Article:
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This paper examines the cross-pollination of the neo-Marxist critique of real existing socialism with the critical practices of the radical stream of the East European neo-avant-garde, and examines the extent to which the imprint of debates over the radical overhaul of the socialist system can be detected in the practices of artists and curators. Artistic affinities with the neo-Marxist debates that flared across the Eastern Bloc can be identified in a shared willingness to question authority, a subversive attitude to canonical thinking and a new interest in the role of an individual in socialist society. Considered also is the shift over the course of the 1970s from a belief in the possibility of a reformed socialism, to one of resignation, cynicism and frustration towards party bureaucracy, in which even the bureaucrats had stopped believing in the official ideology. This change in attitudes towards socialism is detected both in the change in tone in the writings of dissident theorists and in the approach of artists who could no longer muster the neo-avant-garde enthusiasm for the utopian desire to transform the world. The difficult paths taken by those, who sought to recover the radicalism in Marxist thought from under the blanket of state bureaucracy may also be viewed as a valuable source for contemporary social criticism of the post-communist order by a new generation of theorists and artists.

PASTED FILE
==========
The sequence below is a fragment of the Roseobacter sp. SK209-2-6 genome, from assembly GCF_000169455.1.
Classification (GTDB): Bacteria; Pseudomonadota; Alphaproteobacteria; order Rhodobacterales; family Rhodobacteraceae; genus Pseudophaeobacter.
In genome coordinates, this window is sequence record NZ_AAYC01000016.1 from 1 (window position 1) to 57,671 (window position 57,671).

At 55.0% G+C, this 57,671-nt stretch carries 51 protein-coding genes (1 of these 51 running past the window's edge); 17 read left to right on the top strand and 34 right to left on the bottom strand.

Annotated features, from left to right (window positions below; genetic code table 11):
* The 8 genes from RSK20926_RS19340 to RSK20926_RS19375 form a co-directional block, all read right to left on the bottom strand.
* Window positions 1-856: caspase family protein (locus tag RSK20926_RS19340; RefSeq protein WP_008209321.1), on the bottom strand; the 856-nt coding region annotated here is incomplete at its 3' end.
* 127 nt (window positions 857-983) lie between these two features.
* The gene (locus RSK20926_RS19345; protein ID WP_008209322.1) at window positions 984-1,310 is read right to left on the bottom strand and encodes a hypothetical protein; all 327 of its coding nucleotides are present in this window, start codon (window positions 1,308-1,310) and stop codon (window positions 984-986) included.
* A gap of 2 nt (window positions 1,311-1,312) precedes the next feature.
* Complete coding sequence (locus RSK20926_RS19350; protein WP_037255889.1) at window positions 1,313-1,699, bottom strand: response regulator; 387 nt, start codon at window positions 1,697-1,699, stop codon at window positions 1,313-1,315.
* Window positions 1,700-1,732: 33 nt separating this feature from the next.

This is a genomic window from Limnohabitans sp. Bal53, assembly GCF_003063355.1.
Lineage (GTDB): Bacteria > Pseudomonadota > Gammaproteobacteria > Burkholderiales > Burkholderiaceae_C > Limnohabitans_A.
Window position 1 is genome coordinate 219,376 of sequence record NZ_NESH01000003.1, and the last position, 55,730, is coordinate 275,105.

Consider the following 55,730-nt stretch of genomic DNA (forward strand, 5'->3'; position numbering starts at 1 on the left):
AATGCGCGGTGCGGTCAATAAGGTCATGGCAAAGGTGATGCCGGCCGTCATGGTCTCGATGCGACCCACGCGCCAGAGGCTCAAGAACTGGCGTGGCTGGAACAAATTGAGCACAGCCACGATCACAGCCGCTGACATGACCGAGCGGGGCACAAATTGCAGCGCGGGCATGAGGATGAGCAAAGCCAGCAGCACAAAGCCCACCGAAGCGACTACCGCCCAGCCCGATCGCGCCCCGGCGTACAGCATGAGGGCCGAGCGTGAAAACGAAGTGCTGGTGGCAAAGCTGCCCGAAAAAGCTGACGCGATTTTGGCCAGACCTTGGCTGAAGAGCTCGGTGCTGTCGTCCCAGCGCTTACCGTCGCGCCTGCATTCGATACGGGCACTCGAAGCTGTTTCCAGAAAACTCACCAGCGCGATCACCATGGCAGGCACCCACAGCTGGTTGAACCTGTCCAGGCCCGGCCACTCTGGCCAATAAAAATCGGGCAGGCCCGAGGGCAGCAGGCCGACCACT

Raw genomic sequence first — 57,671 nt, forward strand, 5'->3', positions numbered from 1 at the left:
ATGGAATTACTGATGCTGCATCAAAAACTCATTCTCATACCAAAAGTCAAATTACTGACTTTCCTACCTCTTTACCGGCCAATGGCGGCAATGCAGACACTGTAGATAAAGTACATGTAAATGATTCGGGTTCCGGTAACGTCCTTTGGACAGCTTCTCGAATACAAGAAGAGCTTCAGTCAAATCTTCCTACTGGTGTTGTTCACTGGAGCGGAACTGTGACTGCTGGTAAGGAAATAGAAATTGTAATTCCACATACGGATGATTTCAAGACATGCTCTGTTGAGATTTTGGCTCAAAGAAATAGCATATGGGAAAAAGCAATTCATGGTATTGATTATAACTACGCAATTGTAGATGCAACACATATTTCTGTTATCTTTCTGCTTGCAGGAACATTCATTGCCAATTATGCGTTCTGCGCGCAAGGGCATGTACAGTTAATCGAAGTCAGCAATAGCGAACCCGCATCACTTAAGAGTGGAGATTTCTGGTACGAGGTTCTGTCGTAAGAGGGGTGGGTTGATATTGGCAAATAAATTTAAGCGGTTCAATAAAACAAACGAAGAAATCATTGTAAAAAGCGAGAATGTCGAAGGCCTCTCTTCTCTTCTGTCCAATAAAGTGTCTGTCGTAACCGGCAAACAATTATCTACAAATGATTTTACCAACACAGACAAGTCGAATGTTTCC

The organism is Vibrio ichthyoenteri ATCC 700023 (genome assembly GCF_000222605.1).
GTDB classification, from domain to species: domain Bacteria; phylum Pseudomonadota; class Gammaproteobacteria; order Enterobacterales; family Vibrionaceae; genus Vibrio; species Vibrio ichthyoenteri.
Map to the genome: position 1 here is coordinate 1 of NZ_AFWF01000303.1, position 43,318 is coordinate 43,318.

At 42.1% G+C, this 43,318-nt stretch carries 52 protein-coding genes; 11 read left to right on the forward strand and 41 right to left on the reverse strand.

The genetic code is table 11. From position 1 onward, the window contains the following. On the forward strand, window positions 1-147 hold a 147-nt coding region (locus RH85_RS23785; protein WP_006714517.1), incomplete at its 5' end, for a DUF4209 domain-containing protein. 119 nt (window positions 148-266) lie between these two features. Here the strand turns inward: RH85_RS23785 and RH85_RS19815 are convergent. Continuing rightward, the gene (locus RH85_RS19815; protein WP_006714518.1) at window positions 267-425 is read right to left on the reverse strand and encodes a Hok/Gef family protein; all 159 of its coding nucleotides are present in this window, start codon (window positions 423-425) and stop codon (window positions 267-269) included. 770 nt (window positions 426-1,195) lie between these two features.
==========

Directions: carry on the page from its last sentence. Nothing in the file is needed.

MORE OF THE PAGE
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Keve , Tom (eds.) Ferenczi and His World: Rekindling the Spirit of the Budapest School . London : Karnac , 39 – 54 . Eros , Ferenc 2015 . A

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Gyula Ortutay and the Budapest School offer to contemporary students of narrative? In Narratives and Society. A Performer-Centered Study of Narration . Helsinki : Suimialainen Tieteakatemia , 7 – 29 . (Folklore Fellows Communications 225). Demény

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1964 8 129 143 It was by no mere chance that the Budapest school of Lukács’ disciples (Ágnes Heller, György Márkus, Ferenc Fehér

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